There are few sights as lovely as a diatom. Single-celled, photosynthetic algae with intricate skeletons made of pure silica, they fascinated famous 19th century German zoologist Ernst Haekel, who painted this illustration in oils. Recently they have also become fascinating to scientists developing biologically-based solar panels.
Diatoms are ecological workhorses. For at least 100 million years they have formed the basis of oceanic food chains. They fix nearly a quarter of atmospheric CO2. (Rising acidity in oceans may affect their populations).
At Oregon and Portland State Universities, researchers are advancing the relatively new thin-film, dye-sensitized solar cells using diatoms' ready-made structural complexity. First, a transparent, conductive glass surface is coated with diatoms. Their organic matter is removed, leaving the skeletons, which are then impregnated with a nanoparticle solution containing highly absorbtive, photo-sensitive dye molecules and the semiconductor titanium dioxide.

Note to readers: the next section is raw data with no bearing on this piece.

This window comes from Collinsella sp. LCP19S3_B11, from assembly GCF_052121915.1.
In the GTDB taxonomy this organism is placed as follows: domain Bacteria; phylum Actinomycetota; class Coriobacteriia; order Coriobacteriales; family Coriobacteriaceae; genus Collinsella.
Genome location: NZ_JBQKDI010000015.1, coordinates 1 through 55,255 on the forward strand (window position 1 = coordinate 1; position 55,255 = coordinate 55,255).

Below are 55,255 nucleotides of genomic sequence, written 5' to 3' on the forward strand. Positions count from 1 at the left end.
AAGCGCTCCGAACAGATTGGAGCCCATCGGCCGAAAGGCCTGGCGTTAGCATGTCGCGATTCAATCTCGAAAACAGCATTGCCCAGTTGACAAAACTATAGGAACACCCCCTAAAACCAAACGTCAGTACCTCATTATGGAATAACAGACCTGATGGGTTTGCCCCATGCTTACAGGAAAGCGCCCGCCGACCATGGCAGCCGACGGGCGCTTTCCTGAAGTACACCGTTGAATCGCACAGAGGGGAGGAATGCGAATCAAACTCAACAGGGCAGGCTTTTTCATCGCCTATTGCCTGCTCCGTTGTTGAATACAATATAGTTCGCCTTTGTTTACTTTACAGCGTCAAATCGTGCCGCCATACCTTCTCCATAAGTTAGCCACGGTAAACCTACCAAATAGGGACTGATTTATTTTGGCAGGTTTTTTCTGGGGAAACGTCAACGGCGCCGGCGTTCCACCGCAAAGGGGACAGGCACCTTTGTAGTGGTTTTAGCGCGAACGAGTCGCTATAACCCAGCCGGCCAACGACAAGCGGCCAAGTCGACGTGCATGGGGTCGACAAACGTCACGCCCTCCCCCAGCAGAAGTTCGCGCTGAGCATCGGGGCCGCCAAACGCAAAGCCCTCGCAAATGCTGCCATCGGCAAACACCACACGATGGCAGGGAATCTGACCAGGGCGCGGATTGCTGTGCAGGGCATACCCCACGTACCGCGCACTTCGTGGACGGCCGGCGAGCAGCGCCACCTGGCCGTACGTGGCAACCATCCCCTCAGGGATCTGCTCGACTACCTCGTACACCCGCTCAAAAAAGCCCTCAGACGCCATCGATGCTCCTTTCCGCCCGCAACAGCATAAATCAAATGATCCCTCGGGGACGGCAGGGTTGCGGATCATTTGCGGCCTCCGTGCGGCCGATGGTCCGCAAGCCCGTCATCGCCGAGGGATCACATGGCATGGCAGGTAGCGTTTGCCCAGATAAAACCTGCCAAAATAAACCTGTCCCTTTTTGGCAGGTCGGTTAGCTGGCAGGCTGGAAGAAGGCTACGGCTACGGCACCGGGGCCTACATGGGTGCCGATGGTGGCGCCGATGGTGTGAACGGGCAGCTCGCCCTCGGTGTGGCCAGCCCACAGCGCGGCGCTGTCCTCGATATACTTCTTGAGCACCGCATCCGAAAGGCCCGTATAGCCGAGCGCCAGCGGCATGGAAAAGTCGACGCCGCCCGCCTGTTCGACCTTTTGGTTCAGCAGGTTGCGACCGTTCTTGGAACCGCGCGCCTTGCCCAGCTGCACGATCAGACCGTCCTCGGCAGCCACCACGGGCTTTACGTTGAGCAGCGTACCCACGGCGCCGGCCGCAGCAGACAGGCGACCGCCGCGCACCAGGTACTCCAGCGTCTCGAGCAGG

The nanostructure of diatom skeletons increase the interaction between incoming photons and the dye molecules. Dye-sensitized solar is relatively environmentally safe, and scientists expect using the ready-made diatom shells will make the technology up to three times more efficient, and much cheaper.